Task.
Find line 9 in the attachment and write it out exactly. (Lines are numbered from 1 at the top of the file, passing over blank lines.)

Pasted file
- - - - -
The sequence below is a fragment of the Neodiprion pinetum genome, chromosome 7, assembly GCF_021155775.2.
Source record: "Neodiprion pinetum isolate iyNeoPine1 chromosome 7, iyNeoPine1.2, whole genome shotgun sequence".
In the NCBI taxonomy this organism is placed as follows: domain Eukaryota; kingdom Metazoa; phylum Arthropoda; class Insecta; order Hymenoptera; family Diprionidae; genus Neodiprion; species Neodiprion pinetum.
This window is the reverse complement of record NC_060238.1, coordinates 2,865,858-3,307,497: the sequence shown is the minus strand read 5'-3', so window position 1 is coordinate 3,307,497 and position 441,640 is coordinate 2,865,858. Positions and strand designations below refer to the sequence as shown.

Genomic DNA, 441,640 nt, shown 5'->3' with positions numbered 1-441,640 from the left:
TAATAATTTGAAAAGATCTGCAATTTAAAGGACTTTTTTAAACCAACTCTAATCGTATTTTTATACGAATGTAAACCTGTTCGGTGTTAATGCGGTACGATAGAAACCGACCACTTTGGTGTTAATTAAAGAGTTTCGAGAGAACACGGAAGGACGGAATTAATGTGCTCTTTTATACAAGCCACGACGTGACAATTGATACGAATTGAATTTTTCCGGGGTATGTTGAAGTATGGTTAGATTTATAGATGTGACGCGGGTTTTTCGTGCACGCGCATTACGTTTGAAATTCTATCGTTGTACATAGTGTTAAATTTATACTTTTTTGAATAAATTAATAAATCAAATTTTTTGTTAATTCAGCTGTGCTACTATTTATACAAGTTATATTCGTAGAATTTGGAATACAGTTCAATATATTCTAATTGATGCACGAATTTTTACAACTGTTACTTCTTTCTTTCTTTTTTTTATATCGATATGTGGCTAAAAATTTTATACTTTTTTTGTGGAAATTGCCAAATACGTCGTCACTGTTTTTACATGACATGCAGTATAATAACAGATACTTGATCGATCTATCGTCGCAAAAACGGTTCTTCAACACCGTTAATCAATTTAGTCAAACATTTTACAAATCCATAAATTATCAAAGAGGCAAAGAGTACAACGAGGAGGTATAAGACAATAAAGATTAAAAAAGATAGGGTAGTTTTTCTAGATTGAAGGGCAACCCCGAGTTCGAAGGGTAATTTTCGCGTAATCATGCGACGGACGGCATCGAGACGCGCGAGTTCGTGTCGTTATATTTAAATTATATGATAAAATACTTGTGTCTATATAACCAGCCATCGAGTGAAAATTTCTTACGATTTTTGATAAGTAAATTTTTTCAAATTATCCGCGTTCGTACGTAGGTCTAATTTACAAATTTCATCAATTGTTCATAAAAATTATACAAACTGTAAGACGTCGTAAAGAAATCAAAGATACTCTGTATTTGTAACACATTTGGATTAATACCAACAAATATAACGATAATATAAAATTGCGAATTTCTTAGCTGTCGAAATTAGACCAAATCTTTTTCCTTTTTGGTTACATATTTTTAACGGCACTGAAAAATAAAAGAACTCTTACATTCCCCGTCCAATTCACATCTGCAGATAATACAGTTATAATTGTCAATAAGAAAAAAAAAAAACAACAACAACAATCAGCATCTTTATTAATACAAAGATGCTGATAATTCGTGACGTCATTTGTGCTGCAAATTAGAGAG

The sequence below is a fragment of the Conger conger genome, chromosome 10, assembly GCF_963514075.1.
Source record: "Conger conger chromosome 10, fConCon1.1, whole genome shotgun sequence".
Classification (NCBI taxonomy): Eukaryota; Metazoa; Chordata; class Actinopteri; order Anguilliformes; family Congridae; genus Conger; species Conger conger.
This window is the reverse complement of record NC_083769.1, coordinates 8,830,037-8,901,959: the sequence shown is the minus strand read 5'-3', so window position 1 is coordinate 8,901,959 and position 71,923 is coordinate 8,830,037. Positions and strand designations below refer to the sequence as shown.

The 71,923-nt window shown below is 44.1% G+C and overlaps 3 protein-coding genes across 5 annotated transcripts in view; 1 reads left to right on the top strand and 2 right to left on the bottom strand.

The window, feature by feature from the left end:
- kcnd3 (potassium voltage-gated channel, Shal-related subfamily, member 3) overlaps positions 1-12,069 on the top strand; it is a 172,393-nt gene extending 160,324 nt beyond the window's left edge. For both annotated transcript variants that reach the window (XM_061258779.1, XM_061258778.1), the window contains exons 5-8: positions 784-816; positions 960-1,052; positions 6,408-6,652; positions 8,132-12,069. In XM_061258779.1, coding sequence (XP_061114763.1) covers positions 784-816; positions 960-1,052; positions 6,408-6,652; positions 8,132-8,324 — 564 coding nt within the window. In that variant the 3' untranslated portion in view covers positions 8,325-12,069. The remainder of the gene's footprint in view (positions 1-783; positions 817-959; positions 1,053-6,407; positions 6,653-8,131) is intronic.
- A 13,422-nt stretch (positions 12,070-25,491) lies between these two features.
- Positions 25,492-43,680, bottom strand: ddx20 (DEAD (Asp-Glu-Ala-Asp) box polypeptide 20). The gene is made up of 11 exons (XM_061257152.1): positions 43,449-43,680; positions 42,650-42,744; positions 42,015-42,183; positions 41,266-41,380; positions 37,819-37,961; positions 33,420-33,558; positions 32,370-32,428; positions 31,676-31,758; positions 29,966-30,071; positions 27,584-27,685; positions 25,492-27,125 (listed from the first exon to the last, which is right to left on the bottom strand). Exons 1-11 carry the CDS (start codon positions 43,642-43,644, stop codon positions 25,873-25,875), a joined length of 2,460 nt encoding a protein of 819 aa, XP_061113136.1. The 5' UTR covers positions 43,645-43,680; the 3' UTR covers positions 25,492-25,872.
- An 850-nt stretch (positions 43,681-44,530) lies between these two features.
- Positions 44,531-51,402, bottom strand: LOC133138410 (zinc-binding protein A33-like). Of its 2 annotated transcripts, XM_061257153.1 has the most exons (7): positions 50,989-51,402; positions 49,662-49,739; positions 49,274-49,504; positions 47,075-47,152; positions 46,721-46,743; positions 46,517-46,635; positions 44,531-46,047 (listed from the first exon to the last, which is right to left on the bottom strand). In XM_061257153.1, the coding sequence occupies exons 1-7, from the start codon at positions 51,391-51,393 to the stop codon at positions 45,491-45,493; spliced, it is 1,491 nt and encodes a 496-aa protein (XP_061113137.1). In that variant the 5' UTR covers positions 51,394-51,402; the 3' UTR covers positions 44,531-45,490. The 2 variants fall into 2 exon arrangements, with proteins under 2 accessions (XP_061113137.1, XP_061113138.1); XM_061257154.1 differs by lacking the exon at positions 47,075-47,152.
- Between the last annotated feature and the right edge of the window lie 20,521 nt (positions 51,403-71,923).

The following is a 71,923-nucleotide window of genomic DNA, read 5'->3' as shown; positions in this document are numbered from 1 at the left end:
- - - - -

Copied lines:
Classification (NCBI taxonomy): Eukaryota; Metazoa; Chordata; class Actinopteri; order Anguilliformes; family Congridae; genus Conger; species Conger conger.